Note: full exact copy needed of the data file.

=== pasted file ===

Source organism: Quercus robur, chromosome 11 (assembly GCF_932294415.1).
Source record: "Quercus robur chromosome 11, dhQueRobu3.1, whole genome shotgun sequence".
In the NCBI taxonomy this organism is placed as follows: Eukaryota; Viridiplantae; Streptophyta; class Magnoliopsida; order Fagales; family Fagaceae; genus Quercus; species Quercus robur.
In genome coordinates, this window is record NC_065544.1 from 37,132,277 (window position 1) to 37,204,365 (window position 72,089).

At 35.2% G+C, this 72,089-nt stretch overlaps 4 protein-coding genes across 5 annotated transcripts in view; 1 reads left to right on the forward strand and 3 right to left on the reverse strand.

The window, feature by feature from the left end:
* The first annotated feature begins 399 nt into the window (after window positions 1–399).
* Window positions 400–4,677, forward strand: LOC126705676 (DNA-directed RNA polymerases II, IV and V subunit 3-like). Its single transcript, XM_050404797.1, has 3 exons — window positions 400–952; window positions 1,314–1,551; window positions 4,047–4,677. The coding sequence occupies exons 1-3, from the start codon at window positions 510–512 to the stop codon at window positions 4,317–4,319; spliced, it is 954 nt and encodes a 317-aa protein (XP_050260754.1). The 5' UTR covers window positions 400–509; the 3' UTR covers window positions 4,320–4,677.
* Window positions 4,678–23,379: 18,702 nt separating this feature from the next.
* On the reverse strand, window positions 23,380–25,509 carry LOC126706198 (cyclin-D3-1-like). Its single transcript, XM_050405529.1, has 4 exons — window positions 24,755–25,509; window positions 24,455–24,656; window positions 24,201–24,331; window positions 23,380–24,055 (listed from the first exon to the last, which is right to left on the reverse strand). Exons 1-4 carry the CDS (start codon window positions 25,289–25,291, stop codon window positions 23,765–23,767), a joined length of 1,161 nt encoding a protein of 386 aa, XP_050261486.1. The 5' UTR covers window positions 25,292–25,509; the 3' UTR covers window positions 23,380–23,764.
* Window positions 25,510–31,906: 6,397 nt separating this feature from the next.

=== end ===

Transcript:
Source organism: Quercus robur, chromosome 11 (assembly GCF_932294415.1).
Source record: "Quercus robur chromosome 11, dhQueRobu3.1, whole genome shotgun sequence".
In the NCBI taxonomy this organism is placed as follows: Eukaryota; Viridiplantae; Streptophyta; class Magnoliopsida; order Fagales; family Fagaceae; genus Quercus; species Quercus robur.
In genome coordinates, this window is record NC_065544.1 from 37,132,277 (window position 1) to 37,204,365 (window position 72,089).

At 35.2% G+C, this 72,089-nt stretch overlaps 4 protein-coding genes across 5 annotated transcripts in view; 1 reads left to right on the forward strand and 3 right to left on the reverse strand.

The window, feature by feature from the left end:
* The first annotated feature begins 399 nt into the window (after window positions 1–399).
* Window positions 400–4,677, forward strand: LOC126705676 (DNA-directed RNA polymerases II, IV and V subunit 3-like). Its single transcript, XM_050404797.1, has 3 exons — window positions 400–952; window positions 1,314–1,551; window positions 4,047–4,677. The coding sequence occupies exons 1-3, from the start codon at window positions 510–512 to the stop codon at window positions 4,317–4,319; spliced, it is 954 nt and encodes a 317-aa protein (XP_050260754.1). The 5' UTR covers window positions 400–509; the 3' UTR covers window positions 4,320–4,677.
* Window positions 4,678–23,379: 18,702 nt separating this feature from the next.
* On the reverse strand, window positions 23,380–25,509 carry LOC126706198 (cyclin-D3-1-like). Its single transcript, XM_050405529.1, has 4 exons — window positions 24,755–25,509; window positions 24,455–24,656; window positions 24,201–24,331; window positions 23,380–24,055 (listed from the first exon to the last, which is right to left on the reverse strand). Exons 1-4 carry the CDS (start codon window positions 25,289–25,291, stop codon window positions 23,765–23,767), a joined length of 1,161 nt encoding a protein of 386 aa, XP_050261486.1. The 5' UTR covers window positions 25,292–25,509; the 3' UTR covers window positions 23,380–23,764.
* Window positions 25,510–31,906: 6,397 nt separating this feature from the next.